He was just an old man who lived across the street from my grandma for my whole life, just a guy with a cute, chubby bulldog named Rocky whom he walked everyday. So, this summer when Mom and Dad asked me if I'd like to go with them and my brother to visit him, I reluctantly agreed.
"I would much rather stay here and watch this movie about Justin Timberlake," I thought to myself. I overheard my parents discussing with my grandma the man's interview with Stone Phillips on Dateline. It was about his courage to sue the largest Japanese mining company for slave labor. Thinking it was sort of neat to meet someone who'd been on television, I decided to tag along with half-sincere interest and a fake smile.
We walked into his house, shook hands, and were invited to make ourselves at home.
"Very polite. Wonderful smile," I remember thinking to myself as I tried my best to return an equally firm and friendly handshake. After finding a comfortable sitting arrange- ment, we lingered our way through routine, generic small talk for a couple minutes.
"How've you been?"
"I haven't seen you in years! You look great."
Completely changing the tone in his voice and glaze over his eyes, he talked about his love for dancing. He described his most beautiful and favorite dance partner, his wife, Miriam, whom he took care of when she was diagnosed with Alzheimer's disease from which she later died.
"Still bring her flowers every Sunday of my life and tell her I'm doing fine."
My parents were curious to hear more about the Dateline interview and his war plight. He focused on the American flag and his devotion to it. He held back tears when telling us about the Japanese troops who ripped and urinated on the flag right in front of the war-torn American captives.
He turned to me. His wise eyes burned into mine.
"That flag is the best thing that could ever happen to you." A deep breath. "You won't know it until it's taken away from you. It is freedom," he said almost whispering. "You are young and beautiful. You cannot take this for granted."
He told me with such importance. All he said is that we have a great country, but coming from this man, it was so much more than that. He gave me an inspiration, an obligation, saying that now, after fighting his battles, it was my turn. He paused, staring at me. The silence sang loudly and the seriousness of the moment overwhelmed me. Something in my center rose as if to praise him, and it was released in quiet, powerful tears. He smiled, calming my fear of his greatness.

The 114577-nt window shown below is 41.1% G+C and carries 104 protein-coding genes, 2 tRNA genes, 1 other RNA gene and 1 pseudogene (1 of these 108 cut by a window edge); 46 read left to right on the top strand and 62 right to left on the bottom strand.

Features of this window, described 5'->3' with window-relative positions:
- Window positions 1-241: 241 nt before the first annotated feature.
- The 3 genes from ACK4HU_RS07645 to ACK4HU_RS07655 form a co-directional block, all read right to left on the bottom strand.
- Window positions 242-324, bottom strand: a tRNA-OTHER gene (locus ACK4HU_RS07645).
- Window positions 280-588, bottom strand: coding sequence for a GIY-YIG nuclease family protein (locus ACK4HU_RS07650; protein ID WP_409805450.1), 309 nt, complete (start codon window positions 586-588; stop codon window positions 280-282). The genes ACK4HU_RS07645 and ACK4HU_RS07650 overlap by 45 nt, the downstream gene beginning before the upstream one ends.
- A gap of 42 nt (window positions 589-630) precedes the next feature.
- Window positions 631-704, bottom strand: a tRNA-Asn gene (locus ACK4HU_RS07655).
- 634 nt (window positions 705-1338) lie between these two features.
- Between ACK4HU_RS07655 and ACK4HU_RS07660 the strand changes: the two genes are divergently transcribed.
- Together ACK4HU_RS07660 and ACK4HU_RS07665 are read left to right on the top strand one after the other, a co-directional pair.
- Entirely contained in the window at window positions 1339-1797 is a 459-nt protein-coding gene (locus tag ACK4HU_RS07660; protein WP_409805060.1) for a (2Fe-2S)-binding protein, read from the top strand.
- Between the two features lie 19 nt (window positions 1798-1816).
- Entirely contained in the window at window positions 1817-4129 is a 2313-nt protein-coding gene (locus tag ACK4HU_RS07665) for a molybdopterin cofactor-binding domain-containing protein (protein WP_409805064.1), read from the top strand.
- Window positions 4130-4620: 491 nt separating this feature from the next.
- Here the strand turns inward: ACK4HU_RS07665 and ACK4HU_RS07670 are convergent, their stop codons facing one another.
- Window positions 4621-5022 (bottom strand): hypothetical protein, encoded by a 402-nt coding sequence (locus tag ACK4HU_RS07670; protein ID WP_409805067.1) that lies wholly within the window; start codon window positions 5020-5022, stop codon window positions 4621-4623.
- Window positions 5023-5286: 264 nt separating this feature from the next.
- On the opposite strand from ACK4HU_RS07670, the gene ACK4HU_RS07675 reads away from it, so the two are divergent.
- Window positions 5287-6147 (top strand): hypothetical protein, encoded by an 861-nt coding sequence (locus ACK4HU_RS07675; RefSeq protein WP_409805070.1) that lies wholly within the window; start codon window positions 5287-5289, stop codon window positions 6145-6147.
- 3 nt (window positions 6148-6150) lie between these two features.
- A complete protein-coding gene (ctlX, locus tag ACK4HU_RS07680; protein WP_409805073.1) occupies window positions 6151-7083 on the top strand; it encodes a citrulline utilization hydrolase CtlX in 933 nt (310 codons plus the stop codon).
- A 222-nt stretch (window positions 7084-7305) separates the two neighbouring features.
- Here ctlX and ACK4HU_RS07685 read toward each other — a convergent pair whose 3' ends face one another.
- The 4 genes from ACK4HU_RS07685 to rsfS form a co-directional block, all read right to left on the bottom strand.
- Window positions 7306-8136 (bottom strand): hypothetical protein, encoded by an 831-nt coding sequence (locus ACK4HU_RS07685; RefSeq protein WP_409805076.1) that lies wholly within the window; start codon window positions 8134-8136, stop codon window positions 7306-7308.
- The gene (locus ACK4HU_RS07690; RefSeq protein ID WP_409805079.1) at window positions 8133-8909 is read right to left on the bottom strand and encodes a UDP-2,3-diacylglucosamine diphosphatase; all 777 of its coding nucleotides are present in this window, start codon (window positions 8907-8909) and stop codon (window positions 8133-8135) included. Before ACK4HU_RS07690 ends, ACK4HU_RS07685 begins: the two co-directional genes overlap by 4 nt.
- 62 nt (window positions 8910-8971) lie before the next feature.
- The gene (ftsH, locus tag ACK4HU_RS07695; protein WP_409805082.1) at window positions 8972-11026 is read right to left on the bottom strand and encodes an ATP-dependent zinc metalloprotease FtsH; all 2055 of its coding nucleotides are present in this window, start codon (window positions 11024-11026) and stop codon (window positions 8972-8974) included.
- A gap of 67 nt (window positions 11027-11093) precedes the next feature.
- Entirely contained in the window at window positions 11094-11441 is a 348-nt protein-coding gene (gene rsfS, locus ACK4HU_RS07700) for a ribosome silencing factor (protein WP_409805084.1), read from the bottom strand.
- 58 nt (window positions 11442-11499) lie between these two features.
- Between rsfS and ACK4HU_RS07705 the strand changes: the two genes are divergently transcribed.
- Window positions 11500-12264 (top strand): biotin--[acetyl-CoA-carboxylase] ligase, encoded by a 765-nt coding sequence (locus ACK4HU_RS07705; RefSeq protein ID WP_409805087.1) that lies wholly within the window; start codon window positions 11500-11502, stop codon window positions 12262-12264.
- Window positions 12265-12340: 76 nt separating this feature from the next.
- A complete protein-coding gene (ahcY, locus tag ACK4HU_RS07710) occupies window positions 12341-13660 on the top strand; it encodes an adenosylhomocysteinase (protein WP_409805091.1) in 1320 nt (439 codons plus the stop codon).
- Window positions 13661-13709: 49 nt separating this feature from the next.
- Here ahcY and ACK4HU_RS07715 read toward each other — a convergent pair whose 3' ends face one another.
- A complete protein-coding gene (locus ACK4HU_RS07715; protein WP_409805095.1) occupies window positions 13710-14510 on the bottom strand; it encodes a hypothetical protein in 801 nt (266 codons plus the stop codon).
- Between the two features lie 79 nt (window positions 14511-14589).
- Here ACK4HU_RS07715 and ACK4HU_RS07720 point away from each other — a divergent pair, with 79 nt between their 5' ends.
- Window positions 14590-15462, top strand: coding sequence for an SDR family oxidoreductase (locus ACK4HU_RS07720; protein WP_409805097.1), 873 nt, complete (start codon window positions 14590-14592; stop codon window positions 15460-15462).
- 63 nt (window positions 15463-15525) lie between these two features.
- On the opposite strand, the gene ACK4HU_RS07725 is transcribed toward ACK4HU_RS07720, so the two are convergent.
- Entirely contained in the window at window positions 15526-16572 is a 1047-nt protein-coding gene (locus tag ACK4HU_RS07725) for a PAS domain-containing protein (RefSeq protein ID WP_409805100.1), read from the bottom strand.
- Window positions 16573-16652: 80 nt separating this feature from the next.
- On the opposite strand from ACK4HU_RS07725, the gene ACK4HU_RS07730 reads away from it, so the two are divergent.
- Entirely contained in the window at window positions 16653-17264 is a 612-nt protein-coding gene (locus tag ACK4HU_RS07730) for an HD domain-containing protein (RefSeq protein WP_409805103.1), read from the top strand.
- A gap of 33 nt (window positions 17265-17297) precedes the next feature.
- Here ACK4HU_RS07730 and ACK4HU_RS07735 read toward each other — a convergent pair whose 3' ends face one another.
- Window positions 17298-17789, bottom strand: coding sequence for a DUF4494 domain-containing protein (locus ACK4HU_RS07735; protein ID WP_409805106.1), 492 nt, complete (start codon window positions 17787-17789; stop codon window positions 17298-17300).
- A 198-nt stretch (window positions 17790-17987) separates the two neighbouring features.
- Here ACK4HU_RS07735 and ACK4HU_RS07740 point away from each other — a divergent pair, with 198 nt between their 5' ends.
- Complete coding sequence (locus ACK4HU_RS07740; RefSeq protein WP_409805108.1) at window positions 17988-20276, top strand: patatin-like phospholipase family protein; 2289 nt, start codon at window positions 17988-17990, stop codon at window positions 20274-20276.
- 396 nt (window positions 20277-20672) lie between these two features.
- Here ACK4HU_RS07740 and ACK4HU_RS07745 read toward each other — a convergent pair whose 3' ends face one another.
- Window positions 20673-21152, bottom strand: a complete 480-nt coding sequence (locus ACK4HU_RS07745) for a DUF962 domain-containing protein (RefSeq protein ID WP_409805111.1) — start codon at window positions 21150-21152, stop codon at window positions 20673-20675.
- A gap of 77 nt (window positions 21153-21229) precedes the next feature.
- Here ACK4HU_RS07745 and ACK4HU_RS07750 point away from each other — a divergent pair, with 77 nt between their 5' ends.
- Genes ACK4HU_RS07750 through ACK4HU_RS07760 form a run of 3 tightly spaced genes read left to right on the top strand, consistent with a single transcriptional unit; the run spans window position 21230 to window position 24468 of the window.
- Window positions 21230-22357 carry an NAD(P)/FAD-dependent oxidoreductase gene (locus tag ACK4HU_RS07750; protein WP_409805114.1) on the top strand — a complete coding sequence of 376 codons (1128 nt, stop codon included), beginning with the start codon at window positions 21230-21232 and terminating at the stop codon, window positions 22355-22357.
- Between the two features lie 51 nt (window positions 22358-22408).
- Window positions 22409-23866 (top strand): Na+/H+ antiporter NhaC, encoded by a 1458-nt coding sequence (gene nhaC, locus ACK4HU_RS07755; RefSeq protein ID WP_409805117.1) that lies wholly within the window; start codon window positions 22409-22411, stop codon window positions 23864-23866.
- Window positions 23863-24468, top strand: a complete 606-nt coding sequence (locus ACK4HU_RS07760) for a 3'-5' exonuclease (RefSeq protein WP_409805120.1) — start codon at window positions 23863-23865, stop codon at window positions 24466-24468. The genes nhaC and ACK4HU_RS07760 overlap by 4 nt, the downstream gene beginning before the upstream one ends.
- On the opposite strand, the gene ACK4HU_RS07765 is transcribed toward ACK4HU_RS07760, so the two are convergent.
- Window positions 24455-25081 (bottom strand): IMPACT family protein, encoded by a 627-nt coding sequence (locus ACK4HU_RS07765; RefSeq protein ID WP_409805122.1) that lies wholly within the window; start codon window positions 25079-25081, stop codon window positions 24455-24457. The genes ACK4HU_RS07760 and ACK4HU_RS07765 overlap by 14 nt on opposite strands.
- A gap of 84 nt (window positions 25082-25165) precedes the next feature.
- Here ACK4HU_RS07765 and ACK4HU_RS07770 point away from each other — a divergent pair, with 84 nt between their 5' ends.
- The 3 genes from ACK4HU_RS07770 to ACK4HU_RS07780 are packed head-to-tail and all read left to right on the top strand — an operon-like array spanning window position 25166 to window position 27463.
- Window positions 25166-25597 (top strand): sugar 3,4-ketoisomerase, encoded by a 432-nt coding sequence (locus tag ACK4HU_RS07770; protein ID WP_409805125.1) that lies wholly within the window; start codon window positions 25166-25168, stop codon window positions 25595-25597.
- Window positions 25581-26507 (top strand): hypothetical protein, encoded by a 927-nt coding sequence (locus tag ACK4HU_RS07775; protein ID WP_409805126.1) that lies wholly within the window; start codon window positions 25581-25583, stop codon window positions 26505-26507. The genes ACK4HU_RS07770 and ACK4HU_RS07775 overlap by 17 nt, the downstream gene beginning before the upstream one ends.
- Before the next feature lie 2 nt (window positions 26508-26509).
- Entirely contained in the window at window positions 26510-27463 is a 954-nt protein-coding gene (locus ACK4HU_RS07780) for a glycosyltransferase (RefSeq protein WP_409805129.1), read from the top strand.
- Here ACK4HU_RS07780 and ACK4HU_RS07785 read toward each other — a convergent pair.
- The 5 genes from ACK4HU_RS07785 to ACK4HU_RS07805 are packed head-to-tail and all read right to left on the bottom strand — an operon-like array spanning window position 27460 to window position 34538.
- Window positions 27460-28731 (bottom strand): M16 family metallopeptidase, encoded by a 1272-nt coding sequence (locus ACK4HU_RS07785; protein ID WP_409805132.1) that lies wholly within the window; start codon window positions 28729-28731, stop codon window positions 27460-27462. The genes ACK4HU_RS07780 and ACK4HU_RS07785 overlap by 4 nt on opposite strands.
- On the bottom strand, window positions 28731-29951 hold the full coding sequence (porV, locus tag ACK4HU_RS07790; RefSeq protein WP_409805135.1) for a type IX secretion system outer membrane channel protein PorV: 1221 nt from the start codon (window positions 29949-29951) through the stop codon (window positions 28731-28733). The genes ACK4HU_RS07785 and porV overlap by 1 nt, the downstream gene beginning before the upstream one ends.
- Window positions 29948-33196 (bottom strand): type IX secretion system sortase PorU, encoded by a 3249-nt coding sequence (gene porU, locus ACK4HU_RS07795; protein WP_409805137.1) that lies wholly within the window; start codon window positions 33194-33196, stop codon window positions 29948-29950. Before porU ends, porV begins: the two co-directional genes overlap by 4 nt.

After three short hours, we got up to leave; this time we hugged. This time I tried to express my gratitude with a firm hug. He invited John and I to attend church with him in the morning. Jumping at the chance to have any more minutes with this man, I found myself in a church of no more than thirty of the nicest people I ever met in life. One lady revealed to me, "His life should've been a book."
"A Tom Clancy novel," I thought to myself, smiled, and admired him, "to keep on my coffee table."
He was all smiles. Simple conversation quickly became intriguing story telling. My family and I listened intently to him talk about his life.
As if he's returned to his childhood, he excitedly told us about his fishing adventures and the man who'd been his fishing buddy for as long as he could remember.
"Nicest guy you ever met in your life," he said with a fishing mug in hand. He talked about growing up in a small town in North Dakota. He was a pool shark for a short time winning extra money with his skill and wit from regulars at a local bar.
"Nicest guys you ever met in your life." He said that about every person he talked about, and I thought to myself that he must be a fun loving, optimist type of guy.
My eyes wandered, my interest grew, and I wanted to soak in everything I could about this man. I noticed a Norman Rockwell painting on the wall behind me. It was a Navy man getting the name of his thirteenth girlfriend tattooed on his arm with the first twelve crossed out. I chuckled under my breath and glanced to see a Baywatch calendar hanging in the kitchen! I laughed aloud this time, and he went on about his war experiences. He was hit by two trains, lived through the Bataan Death March, endured the torture of slave labor, was hopeful during serious starvation, fought his way through an amputation with a kitchen knife, struggled through a threatening case of gangrene, and today he is as happy as can be. I remember feeling like a cartoon as my eyes popped out of my head in disbelief and amazement in his long list. To me, he was born a survivor, almost as if death itself was inferior to his passion to live. The detail and reality of his stories expressed glory, sadness, and depth that I couldn't imagine, but that I experienced and felt through him -- his intensity, his pride, his grievance, his pain.
On the cluttered, unorganized coffee table was a pile of Tom Clancy novels, the Bible, and the Koran. Respect for him was building fast inside me.
A man who lives across the street from my grandma, Frank Biggalo, has a fat dog named Rocky, a heart full of memories, a love for God, life, and country. He is an All-American boy, an ordinary hero. Frank, his personality, and his trials are teaching me to live my life to its utmost potential and to love every minute of it. He makes me want to be a better person. The respect I gained that one night is branded in me forever. Now, I will always give our flag more than just a passing glance. I'll always pause to watch that sweet old man in the wheelchair or that woman who needs my help to get up the church steps every week. And I'll wonder ...